Talk:Daniel Lambert

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Source is at - the text from this is commented out within the Wikipedia article. The Stamford story is almost certainly apocryphal, as he happened to die in the town during a visit and was never a resident. I'm also going to add some information from the Oxford DNB. --  ajn (talk) 13:36, 30 August 2005 (UTC)


This seems a bit quote-ish - what does the source say?

"His home was described as having the air of a fashionable resort, rather than that of an exhibition, and he declared himself greatly pleased at the politeness and respect he generally received from those paying to meet him, and at the fact that his visitors treated him with courtesy and not simply as a spectacle"

Its the "greatly" part that disturbs me. If this is heading for FAC then someone will surely flag that. Parrot of Doom 20:36, 28 June 2010 (UTC)

His apartments there had more the air of a place of fashionable resort, than of an exhibition ; and as long as the town continued full, he was visited by a great deal of the best company. The dread he felt on coming to London, lest he should be exposed to indignity and insult from the curiosity of some of his visitors, was soon removed by the politeness and attention which he universally experienced. There was not a gentleman in town from his own county, but went to see him, not merely gazing at him as a spectacle, but treating him in the most friendly and soothing manner, which, he has declared, is too deeply impressed upon his mind ever to be forgotten. I was trying to keep as close as possible to the meaning and flavour of the original without quoting verbatim. "Greatly" can certainly go. – iridescent 13:42, 29 June 2010 (UTC)
I think its a mistake to borrow the style of another writer, particularly one who wrote so long ago. I'd stick to your own style, and if you must use older prose put it into quotes; otherwise it stands out, as it does here. Parrot of Doom 14:12, 29 June 2010 (UTC)
Does that work? I don't want to lose this completely—it's one of the few sources for his own feelings on going from "shy recluse" to "celebrity" almost overnight. – iridescent 14:20, 29 June 2010 (UTC)
That's better, yes. I changed visitors to customers. Parrot of Doom 14:48, 29 June 2010 (UTC)
  • I have a supplementary question: "He disliked changing his clothes, and was in the habit of each morning putting on the clothes he had worn the day before, regardless of whether they were still wet". Why would his clothes be wet? Malleus Fatuorum 20:44, 28 June 2010 (UTC)
    • The source in question as regards the wet clothes reads "The extraordinary share of health he has enjoyed has not been the result of any unusual precaution on his part, as he has in many instances accustomed himself to the total neglect of those means by which men in general endeavour to preserve that inestimable blessing. As a proof of this, the following fact, is related from his own lips. Before his encreasing size prevented his partaking in the sports of the field, he never could be prevailed upon when he returned home at night from these excursions, to change any part of his clothes, however wet they might be, and he put them on again the next morning, tlrough they were perhaps so thoroughly soaked, as to leave behind them their mark on the floor. Notwithstanding this, he never knew what it was to take cold. On one of these occasions he was engaged with a party of young men in a boat, in drawing a pond. Knowing that a principal part of this diversion always consists in sousing each other as much as possible, Lambert, before he entered the boat, walked, in his clothes, up to his chin into the water. He remained the whole of the day in this condition, which to any other man must have proved intolerably irksome. At night, on retiring to bed, he stripped off shirt and all, and the next morning, putting on his clothes again, wet as they were, he resumed the diversion with the rest of his companions. Nor was this all; for lying down in the bottom of the boat, he took a comfortable nap for a couple of hours, and though the weather was rather severe, he experienced no kind of inconvenience from what might justly be considered as extreme indiscretion." I thought this was unusual enough behaviour that it certainly warranted a mention, but insignificant enough in the broad scheme of things that it didn't warrant a long explanation. – iridescent 13:42, 29 June 2010 (UTC)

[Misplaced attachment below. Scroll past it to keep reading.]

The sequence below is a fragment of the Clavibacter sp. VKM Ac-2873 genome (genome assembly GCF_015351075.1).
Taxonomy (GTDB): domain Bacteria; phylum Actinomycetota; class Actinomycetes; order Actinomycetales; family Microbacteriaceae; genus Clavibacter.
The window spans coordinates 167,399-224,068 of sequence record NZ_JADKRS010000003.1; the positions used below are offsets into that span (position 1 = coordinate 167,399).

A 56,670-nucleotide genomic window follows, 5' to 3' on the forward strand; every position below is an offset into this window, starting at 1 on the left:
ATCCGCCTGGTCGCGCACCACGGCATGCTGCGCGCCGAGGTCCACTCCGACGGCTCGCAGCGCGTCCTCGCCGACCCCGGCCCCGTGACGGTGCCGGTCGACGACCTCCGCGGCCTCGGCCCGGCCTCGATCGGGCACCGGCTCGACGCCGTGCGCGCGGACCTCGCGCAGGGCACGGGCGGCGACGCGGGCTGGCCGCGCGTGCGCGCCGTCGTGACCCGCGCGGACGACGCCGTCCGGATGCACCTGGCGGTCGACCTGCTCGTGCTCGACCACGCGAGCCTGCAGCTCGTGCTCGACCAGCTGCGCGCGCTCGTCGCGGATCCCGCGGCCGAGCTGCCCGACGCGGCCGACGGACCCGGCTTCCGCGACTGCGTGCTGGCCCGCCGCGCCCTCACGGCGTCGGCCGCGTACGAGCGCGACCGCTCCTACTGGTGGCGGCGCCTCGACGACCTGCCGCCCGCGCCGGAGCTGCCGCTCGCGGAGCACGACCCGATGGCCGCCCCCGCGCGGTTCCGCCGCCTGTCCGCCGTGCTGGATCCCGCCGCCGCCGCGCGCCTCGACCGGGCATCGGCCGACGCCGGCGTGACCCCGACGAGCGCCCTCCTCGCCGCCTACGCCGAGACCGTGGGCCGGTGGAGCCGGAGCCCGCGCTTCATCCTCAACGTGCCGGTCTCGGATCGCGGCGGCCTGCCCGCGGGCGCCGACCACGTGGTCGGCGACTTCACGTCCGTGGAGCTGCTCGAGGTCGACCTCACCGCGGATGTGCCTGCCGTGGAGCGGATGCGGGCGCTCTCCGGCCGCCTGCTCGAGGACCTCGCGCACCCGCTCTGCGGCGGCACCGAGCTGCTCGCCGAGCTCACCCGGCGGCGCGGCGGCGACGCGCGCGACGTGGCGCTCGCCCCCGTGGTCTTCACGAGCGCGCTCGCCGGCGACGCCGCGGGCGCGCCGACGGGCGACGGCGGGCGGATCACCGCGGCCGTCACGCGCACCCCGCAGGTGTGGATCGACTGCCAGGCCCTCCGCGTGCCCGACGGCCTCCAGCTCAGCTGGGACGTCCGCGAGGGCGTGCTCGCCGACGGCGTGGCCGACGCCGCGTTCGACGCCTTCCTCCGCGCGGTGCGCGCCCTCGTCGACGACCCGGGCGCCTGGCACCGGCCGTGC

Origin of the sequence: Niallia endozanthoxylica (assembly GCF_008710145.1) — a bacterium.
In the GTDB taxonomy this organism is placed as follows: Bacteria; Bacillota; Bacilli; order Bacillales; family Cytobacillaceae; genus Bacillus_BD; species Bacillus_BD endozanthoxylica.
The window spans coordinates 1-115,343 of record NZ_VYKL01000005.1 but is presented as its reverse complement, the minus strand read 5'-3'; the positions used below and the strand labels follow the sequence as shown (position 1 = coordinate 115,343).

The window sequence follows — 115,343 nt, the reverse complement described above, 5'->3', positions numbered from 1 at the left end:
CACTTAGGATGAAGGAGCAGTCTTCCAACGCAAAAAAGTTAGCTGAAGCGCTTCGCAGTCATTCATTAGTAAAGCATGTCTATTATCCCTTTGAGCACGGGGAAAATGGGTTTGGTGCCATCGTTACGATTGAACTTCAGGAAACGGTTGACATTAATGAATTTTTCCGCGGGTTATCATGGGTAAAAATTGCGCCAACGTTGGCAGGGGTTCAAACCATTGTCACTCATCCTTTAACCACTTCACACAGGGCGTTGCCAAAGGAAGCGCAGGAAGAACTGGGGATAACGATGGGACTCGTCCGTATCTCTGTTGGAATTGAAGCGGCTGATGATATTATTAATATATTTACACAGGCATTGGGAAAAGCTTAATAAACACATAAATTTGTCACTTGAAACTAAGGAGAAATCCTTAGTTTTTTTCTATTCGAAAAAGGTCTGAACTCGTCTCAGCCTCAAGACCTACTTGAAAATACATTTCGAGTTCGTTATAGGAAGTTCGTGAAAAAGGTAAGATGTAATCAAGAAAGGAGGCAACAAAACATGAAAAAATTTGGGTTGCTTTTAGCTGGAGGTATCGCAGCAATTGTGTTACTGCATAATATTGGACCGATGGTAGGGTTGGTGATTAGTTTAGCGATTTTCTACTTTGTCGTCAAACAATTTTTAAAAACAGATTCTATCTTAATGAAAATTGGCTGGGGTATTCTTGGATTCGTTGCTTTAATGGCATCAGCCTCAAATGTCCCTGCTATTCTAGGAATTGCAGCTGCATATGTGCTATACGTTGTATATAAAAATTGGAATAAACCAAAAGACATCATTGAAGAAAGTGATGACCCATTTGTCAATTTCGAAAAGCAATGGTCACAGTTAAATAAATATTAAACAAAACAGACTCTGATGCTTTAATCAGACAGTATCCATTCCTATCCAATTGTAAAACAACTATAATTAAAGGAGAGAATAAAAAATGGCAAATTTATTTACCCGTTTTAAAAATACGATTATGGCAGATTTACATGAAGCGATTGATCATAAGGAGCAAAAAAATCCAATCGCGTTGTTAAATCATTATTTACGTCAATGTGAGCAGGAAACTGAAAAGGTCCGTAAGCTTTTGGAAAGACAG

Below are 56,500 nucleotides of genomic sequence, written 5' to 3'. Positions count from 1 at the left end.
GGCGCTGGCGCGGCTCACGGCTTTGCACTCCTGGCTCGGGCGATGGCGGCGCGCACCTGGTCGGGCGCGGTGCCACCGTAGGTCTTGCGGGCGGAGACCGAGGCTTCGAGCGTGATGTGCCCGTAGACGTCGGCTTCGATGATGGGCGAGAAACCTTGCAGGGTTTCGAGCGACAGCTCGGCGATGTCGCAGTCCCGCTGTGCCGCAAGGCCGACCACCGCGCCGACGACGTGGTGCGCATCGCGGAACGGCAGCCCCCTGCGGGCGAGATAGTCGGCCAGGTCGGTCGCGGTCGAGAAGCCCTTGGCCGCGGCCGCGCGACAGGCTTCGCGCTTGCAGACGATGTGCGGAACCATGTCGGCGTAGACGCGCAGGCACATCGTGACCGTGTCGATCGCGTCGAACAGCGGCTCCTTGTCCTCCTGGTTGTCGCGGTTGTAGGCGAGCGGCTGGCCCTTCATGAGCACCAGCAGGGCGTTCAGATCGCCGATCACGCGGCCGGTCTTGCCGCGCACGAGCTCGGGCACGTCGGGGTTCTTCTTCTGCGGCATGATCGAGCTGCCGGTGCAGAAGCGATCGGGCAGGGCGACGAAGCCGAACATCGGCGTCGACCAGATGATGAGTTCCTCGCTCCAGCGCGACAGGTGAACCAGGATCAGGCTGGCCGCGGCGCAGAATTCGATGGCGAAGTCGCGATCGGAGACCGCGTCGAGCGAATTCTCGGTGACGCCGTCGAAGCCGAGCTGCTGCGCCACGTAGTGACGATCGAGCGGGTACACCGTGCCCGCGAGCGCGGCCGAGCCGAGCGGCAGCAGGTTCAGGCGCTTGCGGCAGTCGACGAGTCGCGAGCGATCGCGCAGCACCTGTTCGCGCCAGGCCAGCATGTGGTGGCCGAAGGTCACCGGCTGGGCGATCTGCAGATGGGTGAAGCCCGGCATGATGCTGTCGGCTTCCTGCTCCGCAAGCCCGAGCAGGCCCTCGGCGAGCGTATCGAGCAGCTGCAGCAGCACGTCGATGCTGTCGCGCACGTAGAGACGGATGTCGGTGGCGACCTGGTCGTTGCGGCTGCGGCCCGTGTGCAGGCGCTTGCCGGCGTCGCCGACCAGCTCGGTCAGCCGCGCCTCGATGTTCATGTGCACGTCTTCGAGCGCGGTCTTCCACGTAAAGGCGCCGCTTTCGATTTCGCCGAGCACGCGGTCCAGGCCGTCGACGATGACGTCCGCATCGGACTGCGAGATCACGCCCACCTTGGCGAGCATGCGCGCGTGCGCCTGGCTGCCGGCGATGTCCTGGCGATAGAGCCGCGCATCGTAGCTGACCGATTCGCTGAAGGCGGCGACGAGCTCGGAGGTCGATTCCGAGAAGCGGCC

Which gaol?[edit]

There appear to have been two gaols in Highcross Street, Leicester both built in 1792 to replace an earlier gaol in the same street. One built on the Hospital Chapel site, for Borough prisoners, and the second, nearer the High Cross, for County prisoners. The inmates of the latter were moved to Welford Road nick in 1828, and the Borough prisoners moved into the County gaol. I always thought Lambert was gaoler at the Guildhall, where his clothes are displayed (but I'm probably wrong). Ning-ning (talk) 21:01, 28 June 2010 (UTC)

Blue Boar Lane (Lambert's birthplace) ran down the side of the Blue Boar inn, which faced Highcross Street. The Blue Boar itself was reputed to have been known as the White Boar (the name Blue Bell used in a footnote may be an error). Ning-ning (talk) 07:49, 29 June 2010 (UTC)
I'm fairly certain he was gaoler of the Borough rather than the County gaol; his pension was paid by the Leicester magistrates not the Leicestershire sheriff, and every source (including the man himself) concurs that his gaol closed in 1805. I've taken out the image, which is potentially of the wrong gaol and not at all necessary to the article (it was only there to break up the monotony of a large block of text, as there aren't any images of his early life).
While most Blue Boars were White Boars which had been hastily-repainted after Bosworth, thanks to its Richard connections the one in Leicester has been studied quite a bit, and there are a lot of sources to say the former name was "Blue Bell" in this particular case. Given the volume of sources, I'd say this is a situation where verifiability not truth kicks in, even if it's not accurate. – iridescent 13:50, 29 June 2010 (UTC)